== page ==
Claim: What about mosquitos or other pests?


This is an attempt to discredit veganism by showing that it's internally inconsistent with killing mosquitos, ticks, or other parasites, and therefore vegans are just cherry-picking some animals to defend.

Problems With This Argument

1. "Fighting for rights" doesn't mean "writing a blank check"

Just because you advocate for the rights of some group doesn't mean that any action by that party is now automatically justified. Self-defense is still self-defense even if it's against a member of some group that deserves defending. And just because someone who is gay, or of a particular race, or some other group committed a crime, it would not diminish advocacy for that group as a whole. This is no different for animals. Just because some particular animals might carry diseases, attack you or your loved ones, or otherwise (unknowingly) violate your rights, that does not diminish fighting for animal rights as a whole.

2. We recognize this in any other moral context

It's not as though if you accept the position that we should not be needlessly harming dogs, as a general rule, that this somehow rules out defending yourself in the case of a dog attack. You would need to consider the ethics of that particular situation. But defending yourself against a dog isn't now suddenly a good argument for participating in dog fighting. So it's no different from defending yourself against any animal and protecting your own health and well-being against those of the animal. Specific instances of harming animals might be justified, but generally, harming animals is still wrong.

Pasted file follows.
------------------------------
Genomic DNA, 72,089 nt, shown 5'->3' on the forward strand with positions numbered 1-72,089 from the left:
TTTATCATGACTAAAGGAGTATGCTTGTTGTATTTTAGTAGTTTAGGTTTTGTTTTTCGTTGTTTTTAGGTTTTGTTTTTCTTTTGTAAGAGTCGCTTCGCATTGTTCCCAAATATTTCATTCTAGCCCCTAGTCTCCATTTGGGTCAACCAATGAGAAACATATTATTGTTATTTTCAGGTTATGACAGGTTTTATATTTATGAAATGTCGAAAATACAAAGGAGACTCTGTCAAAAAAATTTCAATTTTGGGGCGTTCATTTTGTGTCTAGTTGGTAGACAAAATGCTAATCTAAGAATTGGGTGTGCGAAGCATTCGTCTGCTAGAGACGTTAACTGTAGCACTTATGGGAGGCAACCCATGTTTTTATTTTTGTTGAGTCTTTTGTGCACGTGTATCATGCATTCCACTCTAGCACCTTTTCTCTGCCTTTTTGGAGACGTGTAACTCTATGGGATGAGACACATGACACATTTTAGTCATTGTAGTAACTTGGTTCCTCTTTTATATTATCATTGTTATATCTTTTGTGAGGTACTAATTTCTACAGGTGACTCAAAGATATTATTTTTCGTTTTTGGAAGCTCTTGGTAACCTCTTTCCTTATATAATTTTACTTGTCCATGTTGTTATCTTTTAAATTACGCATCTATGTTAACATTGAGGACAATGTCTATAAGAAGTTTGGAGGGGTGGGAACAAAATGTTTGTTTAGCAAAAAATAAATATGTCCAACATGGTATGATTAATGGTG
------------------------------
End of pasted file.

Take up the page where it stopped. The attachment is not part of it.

This is equal to the protections that we enforce against other humans. If for instance, a mentally handicapped person attacked you, you would be justified in protecting yourself. This doesn't make all human murder now justified. You would need to consider the ethics of that particular event. Specific instances of harming humans might be justified, but generally, harming humans is still wrong.

We so easily recognize that in cases when it is necessary to prevent some much greater form of harm, this changes the calculation of what is ethical or not. For instance, it normally is unethical to steal a car. But "What if you had to steal a car to save someone from dying by driving them to a hospital" isn't a great argument for now absolving all car thieves. Specific instances of theft might be justified, but generally, theft is still wrong.

Related Claims

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[Claim: What about mosquitos or other pests?](